4 You shall not make for yourself a carved image, and any likeness which is in the heavens from above and that is in the earth from below and that is in the waters from under to the earth. 5 You shall not bow down to them nor serve them, because I am Yehvah your Gods, a jealous God, visiting iniquity of fathers upon sons upon third and upon fourth generations to those who hate me.


  3. Exodus 37:

    7 He made two cherubim of beaten gold; he made them of one piece at the two ends of the mercy seat: 8 one cherub at one end on this side, and the other cherub at the other end on that side. He made the cherubim at the two ends of one piece with the mercy seat. 9 The cherubim spread out their wings above, and covered the mercy seat with their wings. They faced one another; the faces of the cherubim were toward the mercy seat.


  4. Numbers 21:

    8 Then the Lord said to Moses, “Make a fiery serpent, and set it on a pole; and it shall be that everyone who is bitten, when he looks at it, shall live.” 9 So Moses made a bronze serpent, and put it on a pole; and so it was, if a serpent had bitten anyone, when he looked at the bronze serpent, he lived.


  5. 1 Kings 6:

    18 The inside of the temple was cedar, carved with ornamental buds and open flowers. All was cedar; there was no stone to be seen.


  6. 1 Kings 6:

    23 Inside the inner sanctuary he made two cherubim of olive wood, each ten cubits high. 24 One wing of the cherub was five cubits, and the other wing of the cherub five cubits: ten cubits from the tip of one wing to the tip of the other. 25 And the other cherub was ten cubits; both cherubim were of the same size and shape. 26 The height of one cherub was ten cubits, and so was the other cherub. 27 Then he set the cherubim inside the inner room; and they stretched out the wings of the cherubim so that the wing of the one touched one wall, and the wing of the other cherub touched the other wall. And their wings touched each other in the middle of the room. 28 Also he overlaid the cherubim with gold.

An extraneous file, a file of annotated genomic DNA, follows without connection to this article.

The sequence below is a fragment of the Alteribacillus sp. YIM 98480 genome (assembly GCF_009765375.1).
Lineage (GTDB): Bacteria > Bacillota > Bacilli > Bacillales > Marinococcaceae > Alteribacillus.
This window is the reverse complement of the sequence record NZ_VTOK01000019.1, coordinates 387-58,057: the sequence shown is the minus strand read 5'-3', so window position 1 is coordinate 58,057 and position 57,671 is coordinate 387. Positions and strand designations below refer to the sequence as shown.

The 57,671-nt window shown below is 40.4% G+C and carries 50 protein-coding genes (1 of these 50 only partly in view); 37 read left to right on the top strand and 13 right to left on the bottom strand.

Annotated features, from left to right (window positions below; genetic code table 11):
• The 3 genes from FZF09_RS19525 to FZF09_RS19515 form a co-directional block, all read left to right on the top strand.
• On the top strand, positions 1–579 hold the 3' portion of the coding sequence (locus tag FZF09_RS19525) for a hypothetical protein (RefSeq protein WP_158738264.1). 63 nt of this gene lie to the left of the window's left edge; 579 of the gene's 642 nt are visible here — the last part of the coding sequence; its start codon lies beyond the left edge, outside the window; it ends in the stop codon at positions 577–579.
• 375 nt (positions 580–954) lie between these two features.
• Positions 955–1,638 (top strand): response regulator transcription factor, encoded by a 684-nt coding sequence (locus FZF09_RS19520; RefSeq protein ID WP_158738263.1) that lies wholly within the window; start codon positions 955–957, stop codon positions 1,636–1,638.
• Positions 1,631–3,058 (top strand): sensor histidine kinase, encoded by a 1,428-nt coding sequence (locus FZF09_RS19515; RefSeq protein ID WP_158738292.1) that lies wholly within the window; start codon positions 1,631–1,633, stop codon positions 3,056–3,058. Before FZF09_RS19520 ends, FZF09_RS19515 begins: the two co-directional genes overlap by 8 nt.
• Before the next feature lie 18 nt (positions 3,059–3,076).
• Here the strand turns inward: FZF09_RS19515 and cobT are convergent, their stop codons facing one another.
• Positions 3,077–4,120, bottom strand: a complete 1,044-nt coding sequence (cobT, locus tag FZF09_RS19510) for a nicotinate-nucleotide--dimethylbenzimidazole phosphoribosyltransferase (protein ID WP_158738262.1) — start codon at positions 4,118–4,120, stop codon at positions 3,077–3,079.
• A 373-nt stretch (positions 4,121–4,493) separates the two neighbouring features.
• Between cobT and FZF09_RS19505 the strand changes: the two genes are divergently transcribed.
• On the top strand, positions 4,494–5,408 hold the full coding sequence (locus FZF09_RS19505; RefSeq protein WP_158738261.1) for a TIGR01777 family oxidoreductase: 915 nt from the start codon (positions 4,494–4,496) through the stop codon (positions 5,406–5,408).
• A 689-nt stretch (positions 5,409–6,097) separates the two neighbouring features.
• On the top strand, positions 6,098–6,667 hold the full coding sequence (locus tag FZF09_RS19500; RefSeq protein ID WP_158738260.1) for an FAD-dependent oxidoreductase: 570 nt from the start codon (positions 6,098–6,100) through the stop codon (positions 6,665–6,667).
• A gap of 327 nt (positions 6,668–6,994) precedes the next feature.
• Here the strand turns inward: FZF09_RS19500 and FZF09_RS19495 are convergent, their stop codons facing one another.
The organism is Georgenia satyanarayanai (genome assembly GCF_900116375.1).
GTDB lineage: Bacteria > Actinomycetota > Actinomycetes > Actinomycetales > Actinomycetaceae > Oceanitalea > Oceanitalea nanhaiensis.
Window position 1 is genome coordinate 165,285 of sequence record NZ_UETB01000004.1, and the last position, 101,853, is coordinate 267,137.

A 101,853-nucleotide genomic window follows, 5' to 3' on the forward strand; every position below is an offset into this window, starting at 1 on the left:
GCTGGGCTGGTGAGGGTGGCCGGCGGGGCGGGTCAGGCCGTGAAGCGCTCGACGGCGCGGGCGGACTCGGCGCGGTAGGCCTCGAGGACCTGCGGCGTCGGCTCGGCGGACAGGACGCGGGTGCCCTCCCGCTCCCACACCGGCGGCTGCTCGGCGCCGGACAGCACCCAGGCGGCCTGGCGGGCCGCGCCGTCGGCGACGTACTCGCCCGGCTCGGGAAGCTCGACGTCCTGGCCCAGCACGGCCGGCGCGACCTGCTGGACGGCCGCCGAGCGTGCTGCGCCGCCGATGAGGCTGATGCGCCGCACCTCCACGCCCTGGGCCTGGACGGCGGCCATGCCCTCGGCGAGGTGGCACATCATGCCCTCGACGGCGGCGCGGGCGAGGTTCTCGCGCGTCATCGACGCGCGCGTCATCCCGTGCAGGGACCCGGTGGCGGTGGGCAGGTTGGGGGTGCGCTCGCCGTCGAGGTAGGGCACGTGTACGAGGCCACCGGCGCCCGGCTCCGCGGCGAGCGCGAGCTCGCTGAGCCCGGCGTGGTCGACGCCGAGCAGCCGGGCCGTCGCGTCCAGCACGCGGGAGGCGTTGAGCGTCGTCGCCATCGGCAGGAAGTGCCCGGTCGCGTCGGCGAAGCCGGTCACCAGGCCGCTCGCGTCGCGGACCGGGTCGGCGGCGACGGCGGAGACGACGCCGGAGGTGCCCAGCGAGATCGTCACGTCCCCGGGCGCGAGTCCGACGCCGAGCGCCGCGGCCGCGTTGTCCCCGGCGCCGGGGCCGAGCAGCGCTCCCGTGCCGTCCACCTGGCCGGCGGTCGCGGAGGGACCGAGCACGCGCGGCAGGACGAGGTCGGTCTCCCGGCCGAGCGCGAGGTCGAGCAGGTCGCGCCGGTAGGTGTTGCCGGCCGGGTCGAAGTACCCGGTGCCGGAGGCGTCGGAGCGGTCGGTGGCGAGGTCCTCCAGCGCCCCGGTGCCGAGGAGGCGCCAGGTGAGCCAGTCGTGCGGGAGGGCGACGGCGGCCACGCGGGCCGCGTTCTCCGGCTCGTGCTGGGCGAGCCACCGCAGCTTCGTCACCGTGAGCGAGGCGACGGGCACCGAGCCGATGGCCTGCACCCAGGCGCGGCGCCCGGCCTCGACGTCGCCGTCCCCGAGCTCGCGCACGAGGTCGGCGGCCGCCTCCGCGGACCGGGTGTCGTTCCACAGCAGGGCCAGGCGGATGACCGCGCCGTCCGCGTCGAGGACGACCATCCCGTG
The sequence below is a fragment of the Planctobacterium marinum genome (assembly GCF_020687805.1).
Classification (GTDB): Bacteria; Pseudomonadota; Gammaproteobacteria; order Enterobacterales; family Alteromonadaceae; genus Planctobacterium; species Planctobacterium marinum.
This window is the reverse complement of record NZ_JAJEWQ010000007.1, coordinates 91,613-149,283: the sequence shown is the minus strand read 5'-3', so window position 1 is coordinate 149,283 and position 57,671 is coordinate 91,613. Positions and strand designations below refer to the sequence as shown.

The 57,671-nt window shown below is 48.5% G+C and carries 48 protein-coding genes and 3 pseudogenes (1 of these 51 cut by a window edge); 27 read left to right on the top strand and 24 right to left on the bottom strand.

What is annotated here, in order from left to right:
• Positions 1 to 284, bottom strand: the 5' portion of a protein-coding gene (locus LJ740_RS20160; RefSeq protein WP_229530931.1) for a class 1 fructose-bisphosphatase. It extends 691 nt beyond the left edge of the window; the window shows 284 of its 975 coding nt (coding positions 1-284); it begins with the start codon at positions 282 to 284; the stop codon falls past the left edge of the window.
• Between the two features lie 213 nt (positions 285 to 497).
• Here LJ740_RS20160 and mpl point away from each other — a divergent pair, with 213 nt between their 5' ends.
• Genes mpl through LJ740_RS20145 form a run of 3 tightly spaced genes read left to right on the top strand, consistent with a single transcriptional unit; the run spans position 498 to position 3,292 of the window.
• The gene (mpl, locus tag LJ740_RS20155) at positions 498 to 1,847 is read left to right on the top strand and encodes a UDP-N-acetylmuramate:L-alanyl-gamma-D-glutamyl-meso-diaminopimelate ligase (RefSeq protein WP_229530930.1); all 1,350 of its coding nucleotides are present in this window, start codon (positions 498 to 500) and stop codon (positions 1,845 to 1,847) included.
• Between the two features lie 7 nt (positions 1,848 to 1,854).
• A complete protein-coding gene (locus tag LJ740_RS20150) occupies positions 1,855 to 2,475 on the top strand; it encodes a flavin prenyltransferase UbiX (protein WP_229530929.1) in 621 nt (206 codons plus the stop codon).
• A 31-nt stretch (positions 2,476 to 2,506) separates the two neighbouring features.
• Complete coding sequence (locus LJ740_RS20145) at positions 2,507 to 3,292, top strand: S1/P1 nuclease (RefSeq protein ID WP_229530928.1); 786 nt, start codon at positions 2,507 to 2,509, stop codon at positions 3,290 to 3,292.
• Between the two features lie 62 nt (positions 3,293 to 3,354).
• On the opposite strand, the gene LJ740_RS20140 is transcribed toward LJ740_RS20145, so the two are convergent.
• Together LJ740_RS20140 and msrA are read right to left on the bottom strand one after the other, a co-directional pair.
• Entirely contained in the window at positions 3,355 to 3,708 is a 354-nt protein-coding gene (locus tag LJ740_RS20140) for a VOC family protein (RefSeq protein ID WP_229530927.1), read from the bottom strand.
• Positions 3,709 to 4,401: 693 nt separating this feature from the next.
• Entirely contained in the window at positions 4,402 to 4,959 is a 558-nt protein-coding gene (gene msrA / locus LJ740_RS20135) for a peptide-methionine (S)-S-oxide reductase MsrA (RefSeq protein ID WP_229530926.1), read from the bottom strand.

29 Then he carved all the walls of the temple all around, both the inner and outer sanctuaries, with carved figures of cherubim, palm trees, and open flowers.


  7. 1 Kings 6:

    32 The two doors were of olive wood; and he carved on them figures of cherubim, palm trees, and open flowers, and overlaid them with gold; and he spread gold on the cherubim and on the palm trees.


  8. 1 Kings 6:

    35 Then he carved cherubim, palm trees, and open flowers on them, and overlaid them with gold applied evenly on the carved work.


  9. 1 Kings 7:

    25 It stood on twelve oxen: three looking toward the north, three looking toward the west, three looking toward the south, and three looking toward the east; the Sea was set upon them, and all their back parts pointed inward.


  10. 1 Kings 7:

    27 He also made ten carts of bronze; four cubits was the length of each cart, four cubits its width, and three cubits its height. 28 And this was the design of the carts: They had panels, and the panels were between frames; 29 on the panels that were between the frames were lions, oxen, and cherubim. And on the frames was a pedestal on top. Below the lions and oxen were wreaths of plaited work.


  11. 1 Kings 7:

    36 On the plates of its flanges and on its panels he engraved cherubim, lions, and palm trees, wherever there was a clear space on each, with wreaths all around.


  12. Deuteronomy 4: